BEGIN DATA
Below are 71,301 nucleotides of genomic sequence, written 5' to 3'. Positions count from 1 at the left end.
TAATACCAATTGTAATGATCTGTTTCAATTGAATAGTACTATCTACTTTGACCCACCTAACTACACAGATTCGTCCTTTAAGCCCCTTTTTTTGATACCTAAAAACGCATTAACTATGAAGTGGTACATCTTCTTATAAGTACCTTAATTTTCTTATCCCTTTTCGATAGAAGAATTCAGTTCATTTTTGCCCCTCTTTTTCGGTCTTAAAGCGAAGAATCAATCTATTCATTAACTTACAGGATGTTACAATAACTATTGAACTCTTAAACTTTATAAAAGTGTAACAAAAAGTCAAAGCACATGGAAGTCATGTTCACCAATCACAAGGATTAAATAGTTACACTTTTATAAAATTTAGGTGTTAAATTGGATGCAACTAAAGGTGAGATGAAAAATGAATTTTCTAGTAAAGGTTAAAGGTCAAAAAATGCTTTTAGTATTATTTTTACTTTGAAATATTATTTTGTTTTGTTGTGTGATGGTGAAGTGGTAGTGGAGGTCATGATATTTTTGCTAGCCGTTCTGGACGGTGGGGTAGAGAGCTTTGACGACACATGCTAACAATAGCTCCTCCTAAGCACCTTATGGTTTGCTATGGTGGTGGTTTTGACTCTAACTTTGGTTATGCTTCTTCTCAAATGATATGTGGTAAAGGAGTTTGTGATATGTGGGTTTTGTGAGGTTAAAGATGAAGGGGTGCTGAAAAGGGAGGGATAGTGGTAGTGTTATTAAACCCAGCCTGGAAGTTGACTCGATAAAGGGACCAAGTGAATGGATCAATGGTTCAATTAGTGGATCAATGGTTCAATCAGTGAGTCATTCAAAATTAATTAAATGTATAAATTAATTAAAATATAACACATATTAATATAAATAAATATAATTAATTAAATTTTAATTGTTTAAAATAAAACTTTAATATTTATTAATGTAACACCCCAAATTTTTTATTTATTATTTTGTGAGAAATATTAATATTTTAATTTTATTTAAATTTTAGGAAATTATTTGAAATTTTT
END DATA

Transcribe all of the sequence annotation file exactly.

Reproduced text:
Below are 71,301 nucleotides of genomic sequence, written 5' to 3'. Positions count from 1 at the left end.
TAATACCAATTGTAATGATCTGTTTCAATTGAATAGTACTATCTACTTTGACCCACCTAACTACACAGATTCGTCCTTTAAGCCCCTTTTTTTGATACCTAAAAACGCATTAACTATGAAGTGGTACATCTTCTTATAAGTACCTTAATTTTCTTATCCCTTTTCGATAGAAGAATTCAGTTCATTTTTGCCCCTCTTTTTCGGTCTTAAAGCGAAGAATCAATCTATTCATTAACTTACAGGATGTTACAATAACTATTGAACTCTTAAACTTTATAAAAGTGTAACAAAAAGTCAAAGCACATGGAAGTCATGTTCACCAATCACAAGGATTAAATAGTTACACTTTTATAAAATTTAGGTGTTAAATTGGATGCAACTAAAGGTGAGATGAAAAATGAATTTTCTAGTAAAGGTTAAAGGTCAAAAAATGCTTTTAGTATTATTTTTACTTTGAAATATTATTTTGTTTTGTTGTGTGATGGTGAAGTGGTAGTGGAGGTCATGATATTTTTGCTAGCCGTTCTGGACGGTGGGGTAGAGAGCTTTGACGACACATGCTAACAATAGCTCCTCCTAAGCACCTTATGGTTTGCTATGGTGGTGGTTTTGACTCTAACTTTGGTTATGCTTCTTCTCAAATGATATGTGGTAAAGGAGTTTGTGATATGTGGGTTTTGTGAGGTTAAAGATGAAGGGGTGCTGAAAAGGGAGGGATAGTGGTAGTGTTATTAAACCCAGCCTGGAAGTTGACTCGATAAAGGGACCAAGTGAATGGATCAATGGTTCAATTAGTGGATCAATGGTTCAATCAGTGAGTCATTCAAAATTAATTAAATGTATAAATTAATTAAAATATAACACATATTAATATAAATAAATATAATTAATTAAATTTTAATTGTTTAAAATAAAACTTTAATATTTATTAATGTAACACCCCAAATTTTTTATTTATTATTTTGTGAGAAATATTAATATTTTAATTTTATTTAAATTTTAGGAAATTATTTGAAATTTTT